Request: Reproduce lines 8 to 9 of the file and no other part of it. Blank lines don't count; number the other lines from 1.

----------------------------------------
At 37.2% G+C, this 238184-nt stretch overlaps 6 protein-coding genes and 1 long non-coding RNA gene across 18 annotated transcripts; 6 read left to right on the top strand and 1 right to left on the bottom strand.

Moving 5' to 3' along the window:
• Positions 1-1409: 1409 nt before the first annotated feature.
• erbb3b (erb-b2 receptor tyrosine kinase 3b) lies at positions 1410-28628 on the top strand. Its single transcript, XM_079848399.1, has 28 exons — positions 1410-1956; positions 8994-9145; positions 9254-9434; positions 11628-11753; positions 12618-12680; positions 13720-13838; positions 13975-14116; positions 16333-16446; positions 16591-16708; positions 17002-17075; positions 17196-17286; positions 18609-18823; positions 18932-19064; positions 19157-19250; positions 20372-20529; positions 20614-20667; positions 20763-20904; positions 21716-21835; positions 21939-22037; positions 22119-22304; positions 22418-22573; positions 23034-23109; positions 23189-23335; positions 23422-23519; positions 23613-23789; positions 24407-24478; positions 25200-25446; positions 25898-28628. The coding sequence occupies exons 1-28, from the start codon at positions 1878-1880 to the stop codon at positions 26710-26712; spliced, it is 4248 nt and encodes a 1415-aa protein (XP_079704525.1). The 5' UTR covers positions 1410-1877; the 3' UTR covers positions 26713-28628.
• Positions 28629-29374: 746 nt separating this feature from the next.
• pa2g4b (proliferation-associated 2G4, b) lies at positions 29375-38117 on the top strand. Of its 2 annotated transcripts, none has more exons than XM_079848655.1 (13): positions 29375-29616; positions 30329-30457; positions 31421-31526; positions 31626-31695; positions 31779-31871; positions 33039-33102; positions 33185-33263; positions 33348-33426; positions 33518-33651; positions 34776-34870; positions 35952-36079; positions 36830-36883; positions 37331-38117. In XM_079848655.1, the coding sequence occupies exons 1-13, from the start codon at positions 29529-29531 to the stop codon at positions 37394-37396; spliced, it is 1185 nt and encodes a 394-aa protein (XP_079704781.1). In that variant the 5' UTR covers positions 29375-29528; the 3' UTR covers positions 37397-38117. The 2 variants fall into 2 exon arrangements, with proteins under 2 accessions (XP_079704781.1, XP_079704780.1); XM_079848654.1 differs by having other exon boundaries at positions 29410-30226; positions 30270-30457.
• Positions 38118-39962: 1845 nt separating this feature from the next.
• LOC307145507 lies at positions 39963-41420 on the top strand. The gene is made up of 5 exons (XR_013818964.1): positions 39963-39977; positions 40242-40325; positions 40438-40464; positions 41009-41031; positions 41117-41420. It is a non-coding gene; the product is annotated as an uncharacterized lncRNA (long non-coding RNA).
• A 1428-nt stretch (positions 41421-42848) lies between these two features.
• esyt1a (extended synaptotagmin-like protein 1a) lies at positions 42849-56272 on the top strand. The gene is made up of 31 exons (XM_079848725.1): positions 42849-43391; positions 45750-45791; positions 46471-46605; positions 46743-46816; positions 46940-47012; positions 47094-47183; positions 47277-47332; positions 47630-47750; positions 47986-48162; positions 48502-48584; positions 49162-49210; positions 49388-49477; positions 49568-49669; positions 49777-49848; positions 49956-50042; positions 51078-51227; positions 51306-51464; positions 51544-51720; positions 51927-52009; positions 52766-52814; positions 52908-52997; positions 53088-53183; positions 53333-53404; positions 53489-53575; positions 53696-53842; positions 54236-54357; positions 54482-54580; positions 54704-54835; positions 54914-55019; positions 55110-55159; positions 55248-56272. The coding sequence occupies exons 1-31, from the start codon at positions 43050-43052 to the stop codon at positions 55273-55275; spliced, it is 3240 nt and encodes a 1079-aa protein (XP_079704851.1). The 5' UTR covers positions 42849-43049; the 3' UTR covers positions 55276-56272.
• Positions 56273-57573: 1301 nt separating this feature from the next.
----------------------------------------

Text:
• LOC307145507 lies at positions 39963-41420 on the top strand. The gene is made up of 5 exons (XR_013818964.1): positions 39963-39977; positions 40242-40325; positions 40438-40464; positions 41009-41031; positions 41117-41420. It is a non-coding gene; the product is annotated as an uncharacterized lncRNA (long non-coding RNA).
• A 1428-nt stretch (positions 41421-42848) lies between these two features.